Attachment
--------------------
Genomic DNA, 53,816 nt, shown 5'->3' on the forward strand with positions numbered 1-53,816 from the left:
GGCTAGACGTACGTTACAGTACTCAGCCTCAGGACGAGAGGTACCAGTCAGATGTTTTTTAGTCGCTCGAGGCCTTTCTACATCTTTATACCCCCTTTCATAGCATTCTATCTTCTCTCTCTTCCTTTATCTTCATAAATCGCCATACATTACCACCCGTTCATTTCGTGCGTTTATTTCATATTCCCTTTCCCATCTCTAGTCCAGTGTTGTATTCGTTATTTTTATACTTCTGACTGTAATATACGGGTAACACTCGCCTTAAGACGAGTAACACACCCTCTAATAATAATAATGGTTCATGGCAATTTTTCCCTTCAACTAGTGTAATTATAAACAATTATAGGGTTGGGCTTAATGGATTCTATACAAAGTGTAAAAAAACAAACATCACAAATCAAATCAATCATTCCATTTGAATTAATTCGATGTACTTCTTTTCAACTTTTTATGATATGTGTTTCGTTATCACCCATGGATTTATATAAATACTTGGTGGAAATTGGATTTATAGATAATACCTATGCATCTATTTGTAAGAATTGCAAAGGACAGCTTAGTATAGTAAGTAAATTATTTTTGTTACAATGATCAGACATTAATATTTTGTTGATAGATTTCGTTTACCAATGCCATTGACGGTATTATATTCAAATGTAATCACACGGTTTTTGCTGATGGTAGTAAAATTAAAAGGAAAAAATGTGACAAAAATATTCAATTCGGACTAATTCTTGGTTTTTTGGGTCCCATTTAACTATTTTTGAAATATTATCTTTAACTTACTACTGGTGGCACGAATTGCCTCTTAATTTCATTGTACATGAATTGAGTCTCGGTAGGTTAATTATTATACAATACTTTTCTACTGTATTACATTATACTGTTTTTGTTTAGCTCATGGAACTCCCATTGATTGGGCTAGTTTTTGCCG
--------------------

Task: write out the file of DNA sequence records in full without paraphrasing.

Genomic DNA, 53,816 nt, shown 5'->3' on the forward strand with positions numbered 1-53,816 from the left:
GGCTAGACGTACGTTACAGTACTCAGCCTCAGGACGAGAGGTACCAGTCAGATGTTTTTTAGTCGCTCGAGGCCTTTCTACATCTTTATACCCCCTTTCATAGCATTCTATCTTCTCTCTCTTCCTTTATCTTCATAAATCGCCATACATTACCACCCGTTCATTTCGTGCGTTTATTTCATATTCCCTTTCCCATCTCTAGTCCAGTGTTGTATTCGTTATTTTTATACTTCTGACTGTAATATACGGGTAACACTCGCCTTAAGACGAGTAACACACCCTCTAATAATAATAATGGTTCATGGCAATTTTTCCCTTCAACTAGTGTAATTATAAACAATTATAGGGTTGGGCTTAATGGATTCTATACAAAGTGTAAAAAAACAAACATCACAAATCAAATCAATCATTCCATTTGAATTAATTCGATGTACTTCTTTTCAACTTTTTATGATATGTGTTTCGTTATCACCCATGGATTTATATAAATACTTGGTGGAAATTGGATTTATAGATAATACCTATGCATCTATTTGTAAGAATTGCAAAGGACAGCTTAGTATAGTAAGTAAATTATTTTTGTTACAATGATCAGACATTAATATTTTGTTGATAGATTTCGTTTACCAATGCCATTGACGGTATTATATTCAAATGTAATCACACGGTTTTTGCTGATGGTAGTAAAATTAAAAGGAAAAAATGTGACAAAAATATTCAATTCGGACTAATTCTTGGTTTTTTGGGTCCCATTTAACTATTTTTGAAATATTATCTTTAACTTACTACTGGTGGCACGAATTGCCTCTTAATTTCATTGTACATGAATTGAGTCTCGGTAGGTTAATTATTATACAATACTTTTCTACTGTATTACATTATACTGTTTTTGTTTAGCTCATGGAACTCCCATTGATTGGGCTAGTTTTTGCCG